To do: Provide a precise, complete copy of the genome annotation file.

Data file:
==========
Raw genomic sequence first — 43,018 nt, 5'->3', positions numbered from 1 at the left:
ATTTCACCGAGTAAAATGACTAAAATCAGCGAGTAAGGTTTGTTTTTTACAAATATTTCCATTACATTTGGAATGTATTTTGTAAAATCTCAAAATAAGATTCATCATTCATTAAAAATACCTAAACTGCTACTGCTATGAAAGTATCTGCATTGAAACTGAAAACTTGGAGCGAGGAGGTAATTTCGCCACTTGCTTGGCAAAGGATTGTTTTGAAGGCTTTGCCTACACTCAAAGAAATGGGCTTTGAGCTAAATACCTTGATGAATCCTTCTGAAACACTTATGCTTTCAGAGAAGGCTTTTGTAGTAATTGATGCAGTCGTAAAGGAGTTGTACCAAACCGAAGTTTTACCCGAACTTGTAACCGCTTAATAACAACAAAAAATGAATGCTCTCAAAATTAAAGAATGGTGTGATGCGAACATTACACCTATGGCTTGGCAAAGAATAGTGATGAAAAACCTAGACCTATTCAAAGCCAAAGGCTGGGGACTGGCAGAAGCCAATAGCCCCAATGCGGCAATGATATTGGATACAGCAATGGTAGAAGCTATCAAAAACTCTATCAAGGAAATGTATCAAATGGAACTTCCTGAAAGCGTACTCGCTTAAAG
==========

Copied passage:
Raw genomic sequence first — 43,018 nt, 5'->3', positions numbered from 1 at the left:
ATTTCACCGAGTAAAATGACTAAAATCAGCGAGTAAGGTTTGTTTTTTACAAATATTTCCATTACATTTGGAATGTATTTTGTAAAATCTCAAAATAAGATTCATCATTCATTAAAAATACCTAAACTGCTACTGCTATGAAAGTATCTGCATTGAAACTGAAAACTTGGAGCGAGGAGGTAATTTCGCCACTTGCTTGGCAAAGGATTGTTTTGAAGGCTTTGCCTACACTCAAAGAAATGGGCTTTGAGCTAAATACCTTGATGAATCCTTCTGAAACACTTATGCTTTCAGAGAAGGCTTTTGTAGTAATTGATGCAGTCGTAAAGGAGTTGTACCAAACCGAAGTTTTACCCGAACTTGTAACCGCTTAATAACAACAAAAAATGAATGCTCTCAAAATTAAAGAATGGTGTGATGCGAACATTACACCTATGGCTTGGCAAAGAATAGTGATGAAAAACCTAGACCTATTCAAAGCCAAAGGCTGGGGACTGGCAGAAGCCAATAGCCCCAATGCGGCAATGATATTGGATACAGCAATGGTAGAAGCTATCAAAAACTCTATCAAGGAAATGTATCAAATGGAACTTCCTGAAAGCGTACTCGCTTAAAG